We skipped all the nightbuses in Burma (in fact during our whole year in Asia), and took the local bus, the boat, the rickshaws and went by foot. It brought us to very special people and places.
A mysterious place and while quite touristy it is easy to escape this, especially if you explore by bicycle. Old temple-ruins everywhere you look. We criss-crossed the area for three days, beating the heat (end of March) and watching sunsets from lonesome temples. One of the most romantic places in the world.
With the help of an excellent guide, we visited the less-travelled regions of Odisha and Chhattisgarh. More than in other regions, we explored village life here, which brought us to people's homes and daily lives and close to people's tribal and religious rituals and festivals. A perfect combination with a glimpse of rich biodiversity at the mangroves in Bhitarkanika and Chilika lake wetlands.
Tamil Nadu is hot and dusty, but has cooler escapes at the coast and in the mountains. We were stunned by its beautfiul Hindu temples of Dravidian architecture and its multi-religious pilgrimage sites.
Revitalized with healthy shakes in Goa, we hit the road (and rail) again towards Karnataka and Kerala, with delicous food, beautiful green landscapes and very warm people.
We entered India over land from Nepal, and like for most people, our first day and night in India were a total culture shock. We seriously had to get used to the street noise, the amount of people, the cows and the rubbish. But the remaining three months in India more than compensated this. We spent almost two weeks in fascinating Varanassi, met great people in pretty Orchha, were astonished by the Khajuraho temples, and made fantastic train trips.
After a crazy ride with an illegal taxi through tiny unpaved streets in Kathmandu zigzagging around cows and cycle rikshas we realised we had entered a different world. Bhaktapur and Bouddhanath were our favourite towns in the valley, ancient and sacred.
Mustang, the former kingdom of Lo, is like a superb mix of the Grand Canyon, a desert, the Himalayas and Tibet. The area draws few visitors due to the costly permit and the popularity of the close-by Annapurna trail. The tea houses are still very basic and cosy, and you can be the only tourist at local festivals. One of the best ten days of our lives.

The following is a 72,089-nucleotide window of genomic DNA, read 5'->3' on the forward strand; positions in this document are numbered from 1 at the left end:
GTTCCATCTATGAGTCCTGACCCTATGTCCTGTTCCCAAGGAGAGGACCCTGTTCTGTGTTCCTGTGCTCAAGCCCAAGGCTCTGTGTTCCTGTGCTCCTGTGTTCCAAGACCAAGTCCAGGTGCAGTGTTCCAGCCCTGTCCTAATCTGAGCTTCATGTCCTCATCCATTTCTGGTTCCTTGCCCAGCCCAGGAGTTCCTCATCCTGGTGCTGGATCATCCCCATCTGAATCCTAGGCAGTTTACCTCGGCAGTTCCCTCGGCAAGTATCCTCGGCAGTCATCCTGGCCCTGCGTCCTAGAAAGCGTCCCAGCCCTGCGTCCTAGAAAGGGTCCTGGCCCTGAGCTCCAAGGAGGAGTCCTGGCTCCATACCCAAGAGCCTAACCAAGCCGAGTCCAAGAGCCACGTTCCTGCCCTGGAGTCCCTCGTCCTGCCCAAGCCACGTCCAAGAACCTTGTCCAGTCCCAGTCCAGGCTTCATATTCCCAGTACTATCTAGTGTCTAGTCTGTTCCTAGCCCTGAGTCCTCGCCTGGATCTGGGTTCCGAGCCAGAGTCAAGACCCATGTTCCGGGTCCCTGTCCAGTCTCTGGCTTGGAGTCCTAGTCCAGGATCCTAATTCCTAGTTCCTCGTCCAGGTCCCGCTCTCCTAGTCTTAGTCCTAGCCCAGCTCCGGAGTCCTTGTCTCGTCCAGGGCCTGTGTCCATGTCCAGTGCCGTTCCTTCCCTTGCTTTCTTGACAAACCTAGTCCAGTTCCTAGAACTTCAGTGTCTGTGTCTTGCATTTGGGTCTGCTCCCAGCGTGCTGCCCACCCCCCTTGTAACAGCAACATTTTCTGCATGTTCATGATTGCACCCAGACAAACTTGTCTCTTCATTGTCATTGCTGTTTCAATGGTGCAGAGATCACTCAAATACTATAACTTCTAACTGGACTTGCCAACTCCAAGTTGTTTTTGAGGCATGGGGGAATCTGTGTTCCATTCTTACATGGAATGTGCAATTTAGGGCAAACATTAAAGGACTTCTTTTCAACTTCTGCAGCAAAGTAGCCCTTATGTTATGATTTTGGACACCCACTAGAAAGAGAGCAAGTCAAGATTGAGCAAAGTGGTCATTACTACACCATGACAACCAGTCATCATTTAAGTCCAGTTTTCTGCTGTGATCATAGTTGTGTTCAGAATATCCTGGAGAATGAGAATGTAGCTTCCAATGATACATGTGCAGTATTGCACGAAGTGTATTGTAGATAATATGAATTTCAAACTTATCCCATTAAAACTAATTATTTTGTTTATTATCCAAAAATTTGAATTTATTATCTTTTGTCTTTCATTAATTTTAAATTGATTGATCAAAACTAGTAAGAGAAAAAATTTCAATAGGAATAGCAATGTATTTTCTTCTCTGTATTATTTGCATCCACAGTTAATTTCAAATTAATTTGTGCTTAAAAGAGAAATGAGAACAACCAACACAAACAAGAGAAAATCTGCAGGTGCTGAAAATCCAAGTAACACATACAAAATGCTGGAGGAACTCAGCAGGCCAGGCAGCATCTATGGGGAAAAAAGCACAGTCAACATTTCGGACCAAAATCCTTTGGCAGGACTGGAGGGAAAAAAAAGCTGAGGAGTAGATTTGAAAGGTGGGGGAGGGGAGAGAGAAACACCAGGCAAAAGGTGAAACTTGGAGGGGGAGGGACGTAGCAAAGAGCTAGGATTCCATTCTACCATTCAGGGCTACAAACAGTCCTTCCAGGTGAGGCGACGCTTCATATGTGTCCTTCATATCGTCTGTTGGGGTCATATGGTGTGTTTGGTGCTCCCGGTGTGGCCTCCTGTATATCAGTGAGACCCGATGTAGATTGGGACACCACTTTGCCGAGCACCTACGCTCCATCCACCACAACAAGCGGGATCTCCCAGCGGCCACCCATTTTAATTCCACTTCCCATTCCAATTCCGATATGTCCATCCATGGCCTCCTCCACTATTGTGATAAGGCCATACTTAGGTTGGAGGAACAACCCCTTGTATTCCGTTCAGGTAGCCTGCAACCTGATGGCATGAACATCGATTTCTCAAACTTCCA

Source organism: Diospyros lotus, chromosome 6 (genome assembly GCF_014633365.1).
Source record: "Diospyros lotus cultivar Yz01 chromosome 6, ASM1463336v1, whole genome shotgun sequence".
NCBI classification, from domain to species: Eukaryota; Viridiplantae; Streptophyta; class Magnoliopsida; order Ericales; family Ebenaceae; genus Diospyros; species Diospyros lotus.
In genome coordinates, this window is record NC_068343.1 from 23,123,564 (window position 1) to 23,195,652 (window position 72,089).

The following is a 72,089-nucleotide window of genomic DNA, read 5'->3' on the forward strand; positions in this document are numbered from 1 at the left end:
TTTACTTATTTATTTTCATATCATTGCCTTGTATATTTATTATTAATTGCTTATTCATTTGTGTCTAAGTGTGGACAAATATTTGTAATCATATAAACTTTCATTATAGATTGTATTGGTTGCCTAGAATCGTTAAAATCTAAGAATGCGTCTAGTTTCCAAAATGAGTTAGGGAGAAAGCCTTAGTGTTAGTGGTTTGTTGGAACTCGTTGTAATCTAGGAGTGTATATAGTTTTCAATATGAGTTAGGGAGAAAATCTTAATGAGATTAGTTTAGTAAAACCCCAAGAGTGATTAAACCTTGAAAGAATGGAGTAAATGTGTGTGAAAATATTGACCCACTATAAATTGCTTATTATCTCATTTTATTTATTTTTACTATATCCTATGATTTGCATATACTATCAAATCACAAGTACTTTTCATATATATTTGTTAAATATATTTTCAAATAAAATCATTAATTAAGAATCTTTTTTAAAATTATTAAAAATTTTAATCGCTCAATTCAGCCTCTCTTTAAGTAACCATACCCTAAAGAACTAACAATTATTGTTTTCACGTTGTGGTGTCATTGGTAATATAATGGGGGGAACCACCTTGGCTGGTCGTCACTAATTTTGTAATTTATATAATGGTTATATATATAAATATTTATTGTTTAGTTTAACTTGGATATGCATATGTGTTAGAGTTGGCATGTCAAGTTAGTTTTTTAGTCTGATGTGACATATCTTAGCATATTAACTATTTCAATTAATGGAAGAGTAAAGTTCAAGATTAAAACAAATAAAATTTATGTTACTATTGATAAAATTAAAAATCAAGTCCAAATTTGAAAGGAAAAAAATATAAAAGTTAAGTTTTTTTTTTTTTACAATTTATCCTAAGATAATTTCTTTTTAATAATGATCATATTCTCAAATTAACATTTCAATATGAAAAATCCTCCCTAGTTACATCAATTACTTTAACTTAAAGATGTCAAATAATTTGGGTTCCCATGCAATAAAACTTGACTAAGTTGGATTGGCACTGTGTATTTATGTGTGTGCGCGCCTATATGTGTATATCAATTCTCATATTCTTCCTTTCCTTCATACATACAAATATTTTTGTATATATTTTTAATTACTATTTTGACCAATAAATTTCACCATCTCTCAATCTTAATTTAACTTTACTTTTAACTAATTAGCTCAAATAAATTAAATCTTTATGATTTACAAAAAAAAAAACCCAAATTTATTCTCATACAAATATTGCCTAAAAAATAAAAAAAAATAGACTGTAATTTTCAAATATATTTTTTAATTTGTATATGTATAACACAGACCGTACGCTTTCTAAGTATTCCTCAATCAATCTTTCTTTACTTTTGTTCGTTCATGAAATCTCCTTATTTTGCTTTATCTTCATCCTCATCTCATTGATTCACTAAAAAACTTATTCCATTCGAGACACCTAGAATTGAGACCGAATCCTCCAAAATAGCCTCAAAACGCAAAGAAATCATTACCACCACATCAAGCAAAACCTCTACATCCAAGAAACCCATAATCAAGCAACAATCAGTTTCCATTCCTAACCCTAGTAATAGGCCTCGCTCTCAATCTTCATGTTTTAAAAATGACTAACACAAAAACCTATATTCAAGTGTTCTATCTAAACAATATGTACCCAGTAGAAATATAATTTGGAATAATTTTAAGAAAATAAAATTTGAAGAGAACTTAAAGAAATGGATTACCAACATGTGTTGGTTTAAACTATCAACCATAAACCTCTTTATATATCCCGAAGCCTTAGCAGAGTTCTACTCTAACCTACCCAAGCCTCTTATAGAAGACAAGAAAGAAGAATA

Pokhara offered us the best room with a view that we ever had, for peanuts. Surrounded by the high snowy peaks, the city is perfect for a good break after hiking. Rupa and Begnas Tal, two rural lake areas only 10 kilometers South-east, were breathtaking. The Manakamana sacred atmosphere and goat sacrifices gave us goose bumps.
We had no plan, so which direction to choose in China? National Parks are abundant, and high on our wish-list, but choices have to be made in this huge country. We arrived in Beijing with the Transmongolia Express all the way from Amsterdam, and after seeing some of the mandatory sights, we took the train heading West with the Tibetan plateau as our destination. We liked and disliked China at the same time. While the food was very tasty, it got boring very quickly for us vegetarians, and we regularly found pieces of pork in our food. After 3 weeks the pollution gave us extreme coughs. And in the National Parks the Chinese move in large, very large crowds and there is no way to escape. Nevertheless, we met very humble and kind people, the nature is astonishing and the Tibetan plateau was a rich and mysterious experience.